The Loftsman
Leith Shipyards

A history of the Ships built at the Henry Robb Shipyard in Leith, Scotland. Also a testimony to the men who built the Ships and to all who sailed in them.
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Home Ships Built in Leith 1939 to 1945 HMRT GROWLER - Yard No 328 - Bustler Class Rescue Tug - Royal Navy - Built 1942

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HMRT GROWLER - Yard No 328 - Bustler Class Rescue Tug - Royal Navy - Built 1942



Bustler Class Ocean going rescue tug.

 HMS GROWLER Ship No 328 (With Deck Gun)  
Owners   Royal Navy
Registered     Keel Laid    31/01/1942
Type of Ship    Ocean Rescue/Salvage Tug Launched    10/09/1942
      Commissioned    16/03/1943
Ship Details          
Length Overall    205' 0" Launch Details    
Length B.P.    190' 0" Weather    
Beam    38' 6" Time to Water    
Depth Mld     19' 0"      
Draught    16' 11"      
G.R.T.    1100 tons      
Complement     42 Officers and Men      
Engines    2 x 8 cylinder Diesels (Atlas Polar)

producing 3020 bhp

Props    1      
Speed    16 knots      
Armament     1 x 12 pdr AA gun, 1 x 2 pdr AA, 2  x 20 mm AA  and 4 x Lewis .303 machine guns      
Other known names   1947-Caroline Moller, 1952-Castle Peak, 1958-Welshman, 1963-Cyclone (pennant A 111), 1983-Martial     
Current Status   Broken up in 1985    
Content on will be added as and when available. 

HMS GROWLER complete with forward deck gun

(photo is from Historical RFA)

Ships History

Once a ship had been built and launched she then had to be out-fitted, and then complete sea trials
before being handed over to her new owners, in the case of a ship for the Royal Navy this meant she also had to be commissioned as fit for purpose, once commissioned she was then considered ready for action and would take her place in the fleet.

  The BUSTLER Class of tug was designed and built in the shipyards of Leith, and Henry Robb where to provide 8 ships of this Class for the Royal Navy, making them the first RN Fleet Tugs powered by 2 x 8 cylinder diesel engines. The tugs were ordered in pairs. Oil fuel capacity was 405 tons which gave a range of about 1700 miles. As completed, the Class was armed with 1 x 12 pdr AA gun, 1 x 2 pdr AA, 2  x 20 mm AA  and 4 x Lewis .303 machine guns and had a complement of 42. They were designed for ocean towing, salvage and rescue and had a 30 ton bollard pull but were not suitable for harbour work. Early in the War they were involved in trials of pressure-minesweeping methods, where a dumb barge was towed behind the tug with the aim of exploding mines intended for merchant ships and warships. Unfortunately the pressure wave created by the tug alone was sufficient to detonate the mines, so the trials were abandoned. Post-War, the Class was ideal for commercial charter and eventually 6 of the Class saw service as Royal Fleet Auxiliaries.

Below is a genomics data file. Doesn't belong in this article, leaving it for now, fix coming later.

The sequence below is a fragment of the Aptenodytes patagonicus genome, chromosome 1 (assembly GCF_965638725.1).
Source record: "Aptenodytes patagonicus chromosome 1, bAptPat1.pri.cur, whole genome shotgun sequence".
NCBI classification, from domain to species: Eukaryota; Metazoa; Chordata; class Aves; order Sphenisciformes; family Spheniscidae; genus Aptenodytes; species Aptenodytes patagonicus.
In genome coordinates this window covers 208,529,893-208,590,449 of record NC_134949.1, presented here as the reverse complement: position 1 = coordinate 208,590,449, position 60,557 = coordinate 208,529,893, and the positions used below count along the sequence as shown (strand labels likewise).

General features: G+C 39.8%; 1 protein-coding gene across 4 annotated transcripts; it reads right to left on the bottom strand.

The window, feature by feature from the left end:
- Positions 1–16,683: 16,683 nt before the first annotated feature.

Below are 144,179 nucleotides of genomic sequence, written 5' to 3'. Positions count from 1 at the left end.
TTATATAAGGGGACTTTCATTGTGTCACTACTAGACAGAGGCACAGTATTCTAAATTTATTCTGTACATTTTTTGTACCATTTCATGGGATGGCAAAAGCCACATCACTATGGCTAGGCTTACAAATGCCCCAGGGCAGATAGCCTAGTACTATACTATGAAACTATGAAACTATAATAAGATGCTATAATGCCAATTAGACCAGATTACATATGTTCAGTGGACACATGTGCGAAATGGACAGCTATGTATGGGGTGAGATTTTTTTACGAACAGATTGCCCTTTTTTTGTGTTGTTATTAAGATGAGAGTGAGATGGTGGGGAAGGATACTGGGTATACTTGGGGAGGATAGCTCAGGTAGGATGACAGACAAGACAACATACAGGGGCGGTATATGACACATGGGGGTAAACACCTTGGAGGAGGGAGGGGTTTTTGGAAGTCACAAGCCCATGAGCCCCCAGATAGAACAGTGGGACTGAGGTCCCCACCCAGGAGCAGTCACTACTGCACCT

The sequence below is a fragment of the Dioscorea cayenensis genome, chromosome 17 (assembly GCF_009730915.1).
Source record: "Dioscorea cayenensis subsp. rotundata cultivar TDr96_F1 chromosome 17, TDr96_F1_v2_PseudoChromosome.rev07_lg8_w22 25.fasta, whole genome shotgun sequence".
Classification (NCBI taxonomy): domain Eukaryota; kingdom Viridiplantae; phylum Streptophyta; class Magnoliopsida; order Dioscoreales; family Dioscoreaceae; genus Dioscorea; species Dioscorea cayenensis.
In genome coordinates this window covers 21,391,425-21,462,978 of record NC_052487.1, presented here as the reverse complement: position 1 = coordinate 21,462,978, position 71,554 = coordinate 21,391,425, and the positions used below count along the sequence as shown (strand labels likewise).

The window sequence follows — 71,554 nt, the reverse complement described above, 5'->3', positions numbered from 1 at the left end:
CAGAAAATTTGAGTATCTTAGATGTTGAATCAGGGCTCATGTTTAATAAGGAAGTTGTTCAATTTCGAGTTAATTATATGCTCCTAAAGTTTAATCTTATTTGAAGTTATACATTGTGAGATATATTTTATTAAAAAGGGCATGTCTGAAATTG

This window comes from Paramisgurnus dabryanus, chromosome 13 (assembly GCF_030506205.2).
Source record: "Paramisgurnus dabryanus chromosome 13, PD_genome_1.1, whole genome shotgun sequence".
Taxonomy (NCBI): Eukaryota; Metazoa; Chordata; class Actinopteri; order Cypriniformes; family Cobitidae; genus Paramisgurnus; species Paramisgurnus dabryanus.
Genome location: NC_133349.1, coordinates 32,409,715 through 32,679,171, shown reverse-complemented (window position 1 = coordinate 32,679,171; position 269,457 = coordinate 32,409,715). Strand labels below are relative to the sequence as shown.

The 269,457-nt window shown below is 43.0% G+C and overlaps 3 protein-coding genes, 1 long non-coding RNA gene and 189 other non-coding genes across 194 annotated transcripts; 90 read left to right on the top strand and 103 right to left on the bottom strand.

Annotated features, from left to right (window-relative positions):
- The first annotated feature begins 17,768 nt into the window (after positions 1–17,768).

His Majesties rescue Tug GROWLER was another of the much needed type designed and built at the Leith Shipyards of Henry Robb, she was to go on and have a very interesting service life at war and for a long time during peace.

War Service

"GROWLER" was put to good use as a rescue tug first in the battle of the Atlantic. She was also one of the tugs along with her sister ship BUSTLER that took part in Operation Pluto just after D-Day, this was the operation to supply the invading armies with enough fuel to allow them to take the fight inland to Germany, and it was in fact an amazing feat.
Along with the Mulberry Harbours that were constructed immediately after D-Day, Operation Pluto is considered one of history's greatest feats of military engineering. The pipelines are also the forerunners of all flexible pipes used in the development of offshore oil fields

Operation Pluto was the name given to the giant spools (floating drum) that carried the pipeline from the British mainland to the coast of France, the way that all future underwater pipe lines would be based on, GROWLER and BUSTLER along with another smaller tug towed the drums around 72 miles and they were escorted by two "Flower Class" Corvettes one of which happened to be another ship built in the Leith Shipyards of Henry Robb, she was the Corvette "DIANTHUS". 


BUSTLER and GROWLER towing the huge pipe spool drum to take fuel across the channel.


Another photo of the huge drum codenamed (Conun-Drum) being towed across the English Channel to the coast of France at Cherbourg.



The photo above gives some idea of the scale of the huge drums, this is one that slipped a tow and was washed up on the French Coast.


4 May 1945 Was part of Force 135 for Operation Nestegg - the Channel Islands Liberation

To be Continued

 After the war she was based in Singapore from 1946, then in 1947 she was chartered to Moller Towages Ltd., Hong Kong, she was then renamed Caroline Moller. 1952 Re-chartered by Moller to Hong Kong Salvage & Towage Co Ltd., renamed Castle Peak.

In 1954 she returned to UK Admiralty, re-renamed RFA Growler (pennant A 111).